The first phase of building an expert system capable of assisting your service and support teams is assembling and interpreting valuable data from across the organization. To automate this process, Bruviti applies machine-learning tech to onboard data from a wide variety of sources.

By Andy Chinmulgund

Data is at the heart of any intelligent system. In earlier blogs, we’ve looked at the challenges posed by data silos, discussed how data orchestration is a critical step on the path toward powering machine-learning applications, and how we apply AI in the pursuit of achieving specific business objectives. More recently, and with the COVID-19 pandemic affecting all service operations, we’ve looked at how AI-powered applications can help you reduce truck rolls and onsite visits.

In this month’s blog, we’ll take a look at how a wide variety of service- and product-related information from diverse sources is marshalled into order so that we can build the base models that are the foundation of our industry-specific solutions for service business units, warranty providers, and contact-center operations.

What data are we talking about?

Think for a moment about the data that your organization has created over the years: user manuals, service manuals, troubleshooting guides, installation and operations guides, FAQ databases, service bulletins, customer call transcripts, field service records, images, diagrams, and how-to videos. Some of this data is structured and located in a system of sort (which makes it fairly easy to access and combine with other data), while other forms of data are scattered around the organization or posted on the web.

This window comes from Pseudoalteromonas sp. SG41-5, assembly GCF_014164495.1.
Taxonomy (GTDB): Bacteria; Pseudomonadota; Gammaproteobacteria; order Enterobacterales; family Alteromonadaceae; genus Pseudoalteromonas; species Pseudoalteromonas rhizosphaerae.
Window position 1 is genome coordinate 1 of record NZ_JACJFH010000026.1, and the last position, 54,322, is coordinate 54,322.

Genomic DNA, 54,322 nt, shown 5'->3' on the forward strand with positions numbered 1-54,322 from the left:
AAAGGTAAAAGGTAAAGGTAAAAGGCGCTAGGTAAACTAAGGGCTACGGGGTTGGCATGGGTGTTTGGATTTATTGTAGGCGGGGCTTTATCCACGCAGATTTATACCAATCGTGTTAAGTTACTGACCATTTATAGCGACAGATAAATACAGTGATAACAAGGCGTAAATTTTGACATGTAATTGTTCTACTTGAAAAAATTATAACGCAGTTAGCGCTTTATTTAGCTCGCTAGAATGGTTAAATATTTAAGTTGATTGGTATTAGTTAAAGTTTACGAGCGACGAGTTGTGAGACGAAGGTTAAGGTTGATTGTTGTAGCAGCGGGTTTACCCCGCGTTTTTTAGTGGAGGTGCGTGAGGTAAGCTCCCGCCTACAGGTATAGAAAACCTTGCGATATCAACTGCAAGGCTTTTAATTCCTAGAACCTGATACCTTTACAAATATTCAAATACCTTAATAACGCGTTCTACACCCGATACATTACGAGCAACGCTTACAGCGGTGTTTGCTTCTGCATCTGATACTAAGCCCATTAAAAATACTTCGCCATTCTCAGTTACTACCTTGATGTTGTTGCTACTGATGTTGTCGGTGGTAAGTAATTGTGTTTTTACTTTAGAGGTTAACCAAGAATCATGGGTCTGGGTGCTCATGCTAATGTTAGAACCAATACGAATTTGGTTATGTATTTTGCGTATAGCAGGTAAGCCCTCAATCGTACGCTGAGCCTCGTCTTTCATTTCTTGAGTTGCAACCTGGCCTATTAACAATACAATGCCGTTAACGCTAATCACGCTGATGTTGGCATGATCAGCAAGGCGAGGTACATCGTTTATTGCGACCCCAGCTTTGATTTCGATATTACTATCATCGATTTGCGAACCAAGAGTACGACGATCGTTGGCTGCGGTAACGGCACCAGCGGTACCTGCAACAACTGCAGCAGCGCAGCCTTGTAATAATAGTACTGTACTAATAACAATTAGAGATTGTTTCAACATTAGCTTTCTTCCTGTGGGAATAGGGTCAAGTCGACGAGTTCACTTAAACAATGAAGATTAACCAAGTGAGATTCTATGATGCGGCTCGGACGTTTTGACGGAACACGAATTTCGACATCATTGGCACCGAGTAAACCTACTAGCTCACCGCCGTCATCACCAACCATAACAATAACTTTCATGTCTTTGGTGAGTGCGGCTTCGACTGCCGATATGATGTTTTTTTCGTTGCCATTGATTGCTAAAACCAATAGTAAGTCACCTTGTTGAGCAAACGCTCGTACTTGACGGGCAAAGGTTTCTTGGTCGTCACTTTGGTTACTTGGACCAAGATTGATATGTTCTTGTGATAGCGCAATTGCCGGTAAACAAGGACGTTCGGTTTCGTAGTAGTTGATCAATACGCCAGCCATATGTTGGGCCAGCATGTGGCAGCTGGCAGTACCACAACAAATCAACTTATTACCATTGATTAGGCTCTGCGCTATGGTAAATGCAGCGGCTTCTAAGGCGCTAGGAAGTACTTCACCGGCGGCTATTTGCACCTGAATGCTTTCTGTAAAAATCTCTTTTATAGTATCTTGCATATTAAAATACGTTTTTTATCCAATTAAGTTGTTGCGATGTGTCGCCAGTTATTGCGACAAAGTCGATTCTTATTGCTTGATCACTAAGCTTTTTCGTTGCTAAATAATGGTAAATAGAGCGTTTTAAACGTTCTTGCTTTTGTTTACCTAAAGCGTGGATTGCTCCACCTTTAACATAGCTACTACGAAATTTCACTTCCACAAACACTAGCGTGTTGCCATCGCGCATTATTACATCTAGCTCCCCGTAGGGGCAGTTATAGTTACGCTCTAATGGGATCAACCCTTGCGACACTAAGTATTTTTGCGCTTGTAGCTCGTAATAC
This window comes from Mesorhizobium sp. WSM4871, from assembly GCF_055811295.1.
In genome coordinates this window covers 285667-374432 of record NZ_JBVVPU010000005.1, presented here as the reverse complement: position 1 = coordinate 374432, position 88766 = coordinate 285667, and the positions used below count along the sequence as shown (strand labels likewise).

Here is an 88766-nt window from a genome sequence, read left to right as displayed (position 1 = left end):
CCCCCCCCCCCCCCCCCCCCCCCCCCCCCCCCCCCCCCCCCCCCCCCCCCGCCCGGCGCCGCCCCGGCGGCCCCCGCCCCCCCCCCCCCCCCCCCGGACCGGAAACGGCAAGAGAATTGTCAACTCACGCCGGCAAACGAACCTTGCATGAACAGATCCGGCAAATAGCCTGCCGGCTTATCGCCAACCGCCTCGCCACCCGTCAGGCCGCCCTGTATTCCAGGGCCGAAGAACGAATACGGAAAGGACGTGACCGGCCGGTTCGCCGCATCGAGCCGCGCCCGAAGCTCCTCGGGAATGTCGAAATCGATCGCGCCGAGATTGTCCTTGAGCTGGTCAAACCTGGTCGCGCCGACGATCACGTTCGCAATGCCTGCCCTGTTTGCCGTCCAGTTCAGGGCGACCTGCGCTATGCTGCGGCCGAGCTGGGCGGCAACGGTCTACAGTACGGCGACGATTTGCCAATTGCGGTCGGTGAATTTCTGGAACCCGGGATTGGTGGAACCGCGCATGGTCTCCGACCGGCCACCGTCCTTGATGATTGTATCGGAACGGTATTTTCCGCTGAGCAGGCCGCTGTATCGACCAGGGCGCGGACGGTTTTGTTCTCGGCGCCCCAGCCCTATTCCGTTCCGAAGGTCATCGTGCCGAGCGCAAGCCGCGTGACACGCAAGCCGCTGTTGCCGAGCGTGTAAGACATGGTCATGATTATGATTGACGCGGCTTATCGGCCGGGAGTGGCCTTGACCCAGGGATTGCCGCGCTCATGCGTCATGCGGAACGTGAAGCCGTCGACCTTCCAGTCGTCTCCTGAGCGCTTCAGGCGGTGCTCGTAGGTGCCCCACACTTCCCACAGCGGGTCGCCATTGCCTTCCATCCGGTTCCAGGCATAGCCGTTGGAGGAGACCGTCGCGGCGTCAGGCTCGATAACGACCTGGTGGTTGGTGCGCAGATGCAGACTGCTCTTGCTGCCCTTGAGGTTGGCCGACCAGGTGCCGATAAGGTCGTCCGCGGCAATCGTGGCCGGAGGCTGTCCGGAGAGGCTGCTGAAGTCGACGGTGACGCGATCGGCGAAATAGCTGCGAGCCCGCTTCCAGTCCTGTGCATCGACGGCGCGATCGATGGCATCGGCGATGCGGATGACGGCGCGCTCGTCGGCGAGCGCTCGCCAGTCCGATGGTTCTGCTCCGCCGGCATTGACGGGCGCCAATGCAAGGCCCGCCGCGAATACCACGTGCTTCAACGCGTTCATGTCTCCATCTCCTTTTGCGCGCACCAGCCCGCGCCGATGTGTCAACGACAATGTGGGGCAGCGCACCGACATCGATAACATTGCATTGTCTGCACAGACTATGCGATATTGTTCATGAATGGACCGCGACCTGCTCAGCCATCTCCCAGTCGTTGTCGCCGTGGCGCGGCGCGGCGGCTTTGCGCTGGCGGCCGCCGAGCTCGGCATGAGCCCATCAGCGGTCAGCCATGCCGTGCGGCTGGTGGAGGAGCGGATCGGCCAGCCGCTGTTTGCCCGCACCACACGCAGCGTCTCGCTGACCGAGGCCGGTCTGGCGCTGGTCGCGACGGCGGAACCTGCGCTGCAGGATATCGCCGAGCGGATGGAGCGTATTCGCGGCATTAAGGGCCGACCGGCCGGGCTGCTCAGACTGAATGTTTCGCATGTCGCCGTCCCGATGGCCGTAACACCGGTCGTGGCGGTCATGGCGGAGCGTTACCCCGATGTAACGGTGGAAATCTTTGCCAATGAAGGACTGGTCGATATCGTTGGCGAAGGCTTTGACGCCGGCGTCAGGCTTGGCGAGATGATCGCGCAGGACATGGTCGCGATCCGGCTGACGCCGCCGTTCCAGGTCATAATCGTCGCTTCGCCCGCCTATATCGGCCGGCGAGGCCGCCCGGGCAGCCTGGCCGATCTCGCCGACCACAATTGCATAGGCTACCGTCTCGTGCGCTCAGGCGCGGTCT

In order to build a system capable of assisting your service and support teams, any and all of this data may be needed to train a machine-learning algorithm. An important first step, therefore, is to make this data accessible and so we can use it to power real-time decisions on the front line of service delivery — such as in the contact center or in the field.

Typically, this process involves a high degree of manual intervention because the data must be identified, understood (structure, relevance, attributes), normalized, and then tagged so that it can be used to train a machine-learning algorithm — in other words a model that can predictably perform specific actions on more of this data.

Broadly speaking, therefore, data ingestion consists of three steps:

  1. Extracting data from multiple heterogenous sources;
  2. Transforming the extracted data through a process of validation, parsing, cleaning, and normalizing for accuracy and reliability; and then
  3. Loading the data into target destinations as sources for specific applications.
Machine learning is applied to accelerate data ingestion

As depicted in the diagram, a mix of structured, semi-structured, and unstructured data is extracted, transformed and then categorized (along with metadata and tags) so it can be utilized to develop and train models that address industry-specific problems. Due to our deep experience with parsing these various data types, the Bruviti data science team has developed and perfected machine-learning algorithms to automate the data-ingestion process. 

By applying machine learning at this stage, we eliminate the laborious hand tagging or coding that is typically required to convert customer data and content from disparate sources into a format that Bruviti’s machine-learning systems can understand. For Bruviti clients, this approach means we can move quickly through the data ingestion cycle and get to market faster with AI-powered apps for service organizations.

Suggested next steps

If you and your team are assessing how to leverage machine learning and AI to accelerate your internal process, our technical team can assist in the location of these diverse data sources, documenting current workflows and processes, and from this formulating a proof of concept. Contact us to set up a discussion with our sales team.